As clubs across the UK and Europe’s top men’s leagues prepare to splash the cash on transfer deadline day on Friday, fees being exchanged in the women’s game remain few and far between.
A recent report from Fifa said men’s clubs spent a record high of $7.35bn (£5.65bn) on international transfers in 2019, compared to just over $650,000 (£500,000) in the women’s game.
That came despite a 19.7% rise in the number of international transfers between women’s teams and a 16.3% increase in the fees exchanged.
Wages are growing in the women’s game too, amid the expanding audiences for the sport around the world. But transfer fees – almost all of which are undisclosed – remain comparatively negligible.
Fifa says that 96.3% of women’s international moves in 2019 were free transfers – so, while sponsorship deals are burgeoning for stars including US duo Megan Rapinoe and Alex Morgan and England’s Fran Kirby, what is holding back transfer fees?
“Transfer fees are still relatively low, and unheard of, because there are still a lot of short-term contracts,” Everton manager Willie Kirk told BBC Radio Merseyside.
“A lot of players are on 12-month deals so clubs know that, if you can’t get that player, you’ll get an equivalent player at the end of their contract.”
Women’s football agent Reece Land, founder of Next Gen Sport Solutions, told BBC Sport: “The market is definitely intensifying but a lot of clubs would rather wait 12 months than pay, say, £50,000 as a buyout clause.”
What did Fifa’s study find?
Fifa found that, for international transfers in the women’s game, there were 833 player moves in 2019, with $652,032 spent on transfer fees in the calendar year.
Of those deals, only 3.7% involved a transfer fee, compared to 14.9% in the men’s game.
Less than two in every 100 of those women’s moves included a sell-on fee, ranging from 10% to 50% of the future transfer fee.
More than 86% of moves involved out-of-contract players, while 44 British players were involved in international deals – including England midfielder Nikita Parris’ move from Manchester City to European champions Lyon.
“The year-on-year ‘growth’ in those stats gives women’s football a false sense of security,” said Land, whose company represents more than 70 female athletes.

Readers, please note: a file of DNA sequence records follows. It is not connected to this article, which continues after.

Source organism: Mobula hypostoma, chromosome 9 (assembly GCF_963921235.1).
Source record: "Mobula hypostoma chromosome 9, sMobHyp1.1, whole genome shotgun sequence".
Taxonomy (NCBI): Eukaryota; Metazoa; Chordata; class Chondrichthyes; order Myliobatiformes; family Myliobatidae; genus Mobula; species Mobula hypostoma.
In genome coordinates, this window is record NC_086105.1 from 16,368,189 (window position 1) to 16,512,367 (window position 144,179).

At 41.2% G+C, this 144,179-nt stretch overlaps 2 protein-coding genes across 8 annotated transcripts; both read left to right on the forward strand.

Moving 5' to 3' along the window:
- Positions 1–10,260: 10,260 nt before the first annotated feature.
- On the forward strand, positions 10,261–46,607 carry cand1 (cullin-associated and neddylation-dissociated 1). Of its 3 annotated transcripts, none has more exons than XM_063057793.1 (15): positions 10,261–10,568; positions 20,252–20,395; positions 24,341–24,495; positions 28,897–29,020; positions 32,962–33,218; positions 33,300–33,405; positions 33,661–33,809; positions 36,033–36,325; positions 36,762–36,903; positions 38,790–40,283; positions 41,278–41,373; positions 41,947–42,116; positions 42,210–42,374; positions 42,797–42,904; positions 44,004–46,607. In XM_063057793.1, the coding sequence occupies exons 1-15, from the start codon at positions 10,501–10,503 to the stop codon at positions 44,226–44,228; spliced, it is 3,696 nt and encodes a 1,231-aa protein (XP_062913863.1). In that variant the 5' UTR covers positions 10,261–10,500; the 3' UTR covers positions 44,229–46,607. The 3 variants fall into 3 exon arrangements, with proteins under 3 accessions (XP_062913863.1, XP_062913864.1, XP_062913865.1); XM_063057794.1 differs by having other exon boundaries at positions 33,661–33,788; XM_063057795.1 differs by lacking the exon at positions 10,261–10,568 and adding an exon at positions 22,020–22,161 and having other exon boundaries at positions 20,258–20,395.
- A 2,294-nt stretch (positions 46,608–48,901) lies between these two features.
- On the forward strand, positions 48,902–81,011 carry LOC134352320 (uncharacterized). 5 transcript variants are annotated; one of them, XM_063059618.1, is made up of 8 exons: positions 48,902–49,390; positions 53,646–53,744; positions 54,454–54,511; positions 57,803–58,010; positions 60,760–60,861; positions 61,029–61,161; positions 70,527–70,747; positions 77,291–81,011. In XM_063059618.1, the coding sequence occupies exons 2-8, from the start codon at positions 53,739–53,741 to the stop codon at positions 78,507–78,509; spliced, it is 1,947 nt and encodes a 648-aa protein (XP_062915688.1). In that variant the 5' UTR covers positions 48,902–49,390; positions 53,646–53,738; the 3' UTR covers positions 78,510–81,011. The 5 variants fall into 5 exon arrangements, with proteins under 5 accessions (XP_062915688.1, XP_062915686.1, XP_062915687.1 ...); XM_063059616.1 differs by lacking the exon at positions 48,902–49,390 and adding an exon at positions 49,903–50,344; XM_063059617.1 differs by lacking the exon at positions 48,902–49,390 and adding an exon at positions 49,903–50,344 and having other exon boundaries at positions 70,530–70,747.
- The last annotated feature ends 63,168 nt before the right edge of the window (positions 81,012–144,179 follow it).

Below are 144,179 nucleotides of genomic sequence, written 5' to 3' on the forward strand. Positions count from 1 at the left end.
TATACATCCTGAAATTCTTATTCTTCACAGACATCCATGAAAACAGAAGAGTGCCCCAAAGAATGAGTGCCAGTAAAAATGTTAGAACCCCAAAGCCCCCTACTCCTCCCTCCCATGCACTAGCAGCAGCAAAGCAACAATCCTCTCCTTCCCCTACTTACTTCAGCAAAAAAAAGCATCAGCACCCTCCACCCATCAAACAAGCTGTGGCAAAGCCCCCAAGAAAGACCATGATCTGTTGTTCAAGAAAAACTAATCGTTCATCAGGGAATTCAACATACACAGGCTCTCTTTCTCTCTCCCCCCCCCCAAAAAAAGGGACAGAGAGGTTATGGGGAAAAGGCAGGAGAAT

“The stats don’t reflect the fact there are more underlying issues.”
‘Scary’ lack of security in women’s players contracts
Last year, the average length of a female footballer’s contract globally was just 12.1 months, up from 2018’s figure of 10.5 months.
“With the average [contract] only just over a year, for a player, that’s quite scary,” Land added. “That’s a massive risk for players.
“There’s no security for a player to maybe leave a full-time job and just go on an average of a one-year contract.
“I would say 85% of all the deals we see, players are on one or two-year contracts. It’s very rare that we see longer than a two-year contract.
“It’s going to be a hard summer [for the women’s game] because we’ve got the men’s Euros, so it’s going to be harder to keep the publicity rolling. The FA, Uefa and Fifa need a strong marketing campaign for this summer.”
Is the women’s loan market effective?
Of 2019’s 833 moves in Fifa’s report, 39 were loans and 43 were players returning from a loan spell.
However, just three of those moves were loans that became a permanent deal.
“That’s a massive gulf,” Land continued. “For so few loans to result in permanent transfers, there is something falling down in the loan system somewhere.
“Whether it’s a player not being a perfect fit for the club, or whether it’s a club that’s gone for the wrong player, or if it was just a short-term injury fix, there could be loads of reasons – but something’s wrong.”
Nevertheless, loan deals have proved popular in England’s WSL and Championship recently, with January’s window including temporary moves for Scotland left-back Emma Mitchell – who joined Tottenham – and Birmingham City’s addition of Everton defender Georgia Brougham.
Are we close to seeing a £1m women’s footballer?
Low-cost moves like those may feel light years away from the all-time men’s transfer record of £200m, set when Brazil’s Neymar joined Paris St-Germain in 2017.
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But – never mind hundreds of millions – how far away is women’s football from matching Trevor Francis’ £1m move, when joining Nottingham Forest from Birmingham City for a then record sum way back in 1979?
Asked how close the women’s game was to seeing a £1m player, Toffees boss Kirk added: “It might be a while before we get a £1m transfer fee but certainly I think there are £1m players out there.
“The top few players in the world, on a three-year contract, that contract will probably be the value of £1m. It is at that level now with some players.
“Once three, four and five-year contracts start becoming the norm, you’ll start seeing more transfer fees.”
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